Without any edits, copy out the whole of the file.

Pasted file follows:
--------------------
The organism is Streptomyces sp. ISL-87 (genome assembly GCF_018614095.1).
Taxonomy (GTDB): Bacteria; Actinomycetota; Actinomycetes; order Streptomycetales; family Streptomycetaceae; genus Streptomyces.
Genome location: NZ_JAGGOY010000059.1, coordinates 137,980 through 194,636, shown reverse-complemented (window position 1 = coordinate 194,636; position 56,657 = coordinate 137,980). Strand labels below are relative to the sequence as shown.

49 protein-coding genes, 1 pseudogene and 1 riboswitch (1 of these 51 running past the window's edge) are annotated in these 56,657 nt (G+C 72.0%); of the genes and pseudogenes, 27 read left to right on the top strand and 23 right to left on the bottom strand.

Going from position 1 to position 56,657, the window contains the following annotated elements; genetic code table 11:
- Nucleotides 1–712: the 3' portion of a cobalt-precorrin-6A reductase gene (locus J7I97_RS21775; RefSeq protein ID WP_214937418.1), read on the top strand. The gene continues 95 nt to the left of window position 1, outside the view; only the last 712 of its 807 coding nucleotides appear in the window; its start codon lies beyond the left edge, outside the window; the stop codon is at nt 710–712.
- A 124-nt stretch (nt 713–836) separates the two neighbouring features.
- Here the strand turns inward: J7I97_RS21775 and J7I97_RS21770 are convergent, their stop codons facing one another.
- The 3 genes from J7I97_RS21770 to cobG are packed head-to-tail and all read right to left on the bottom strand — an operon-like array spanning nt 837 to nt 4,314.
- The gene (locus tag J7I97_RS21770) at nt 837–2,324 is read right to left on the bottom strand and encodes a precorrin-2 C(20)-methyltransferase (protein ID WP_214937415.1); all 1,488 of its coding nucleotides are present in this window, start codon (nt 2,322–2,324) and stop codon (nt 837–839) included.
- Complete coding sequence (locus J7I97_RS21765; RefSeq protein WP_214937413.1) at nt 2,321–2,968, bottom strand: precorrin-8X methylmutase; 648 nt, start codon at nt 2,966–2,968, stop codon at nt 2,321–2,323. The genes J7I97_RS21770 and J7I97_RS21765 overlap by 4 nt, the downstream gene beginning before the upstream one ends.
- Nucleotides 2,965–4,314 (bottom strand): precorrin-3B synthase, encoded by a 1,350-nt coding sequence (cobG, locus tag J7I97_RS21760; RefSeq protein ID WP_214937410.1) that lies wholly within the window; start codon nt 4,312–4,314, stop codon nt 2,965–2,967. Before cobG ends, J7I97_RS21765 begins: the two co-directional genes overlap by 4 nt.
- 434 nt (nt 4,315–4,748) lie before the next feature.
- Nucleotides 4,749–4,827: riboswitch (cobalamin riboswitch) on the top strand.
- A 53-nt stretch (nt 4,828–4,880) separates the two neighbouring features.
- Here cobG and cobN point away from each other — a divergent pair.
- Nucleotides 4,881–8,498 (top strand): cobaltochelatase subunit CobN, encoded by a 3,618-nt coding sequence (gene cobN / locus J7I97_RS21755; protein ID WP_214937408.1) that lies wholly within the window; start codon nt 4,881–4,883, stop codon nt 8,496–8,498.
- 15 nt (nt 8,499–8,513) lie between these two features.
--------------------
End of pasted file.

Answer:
The organism is Streptomyces sp. ISL-87 (genome assembly GCF_018614095.1).
Taxonomy (GTDB): Bacteria; Actinomycetota; Actinomycetes; order Streptomycetales; family Streptomycetaceae; genus Streptomyces.
Genome location: NZ_JAGGOY010000059.1, coordinates 137,980 through 194,636, shown reverse-complemented (window position 1 = coordinate 194,636; position 56,657 = coordinate 137,980). Strand labels below are relative to the sequence as shown.

49 protein-coding genes, 1 pseudogene and 1 riboswitch (1 of these 51 running past the window's edge) are annotated in these 56,657 nt (G+C 72.0%); of the genes and pseudogenes, 27 read left to right on the top strand and 23 right to left on the bottom strand.

Going from position 1 to position 56,657, the window contains the following annotated elements; genetic code table 11:
- Nucleotides 1–712: the 3' portion of a cobalt-precorrin-6A reductase gene (locus J7I97_RS21775; RefSeq protein ID WP_214937418.1), read on the top strand. The gene continues 95 nt to the left of window position 1, outside the view; only the last 712 of its 807 coding nucleotides appear in the window; its start codon lies beyond the left edge, outside the window; the stop codon is at nt 710–712.
- A 124-nt stretch (nt 713–836) separates the two neighbouring features.
- Here the strand turns inward: J7I97_RS21775 and J7I97_RS21770 are convergent, their stop codons facing one another.
- The 3 genes from J7I97_RS21770 to cobG are packed head-to-tail and all read right to left on the bottom strand — an operon-like array spanning nt 837 to nt 4,314.
- The gene (locus tag J7I97_RS21770) at nt 837–2,324 is read right to left on the bottom strand and encodes a precorrin-2 C(20)-methyltransferase (protein ID WP_214937415.1); all 1,488 of its coding nucleotides are present in this window, start codon (nt 2,322–2,324) and stop codon (nt 837–839) included.
- Complete coding sequence (locus J7I97_RS21765; RefSeq protein WP_214937413.1) at nt 2,321–2,968, bottom strand: precorrin-8X methylmutase; 648 nt, start codon at nt 2,966–2,968, stop codon at nt 2,321–2,323. The genes J7I97_RS21770 and J7I97_RS21765 overlap by 4 nt, the downstream gene beginning before the upstream one ends.
- Nucleotides 2,965–4,314 (bottom strand): precorrin-3B synthase, encoded by a 1,350-nt coding sequence (cobG, locus tag J7I97_RS21760; RefSeq protein ID WP_214937410.1) that lies wholly within the window; start codon nt 4,312–4,314, stop codon nt 2,965–2,967. Before cobG ends, J7I97_RS21765 begins: the two co-directional genes overlap by 4 nt.
- 434 nt (nt 4,315–4,748) lie before the next feature.
- Nucleotides 4,749–4,827: riboswitch (cobalamin riboswitch) on the top strand.
- A 53-nt stretch (nt 4,828–4,880) separates the two neighbouring features.
- Here cobG and cobN point away from each other — a divergent pair.
- Nucleotides 4,881–8,498 (top strand): cobaltochelatase subunit CobN, encoded by a 3,618-nt coding sequence (gene cobN / locus J7I97_RS21755; protein ID WP_214937408.1) that lies wholly within the window; start codon nt 4,881–4,883, stop codon nt 8,496–8,498.
- 15 nt (nt 8,499–8,513) lie between these two features.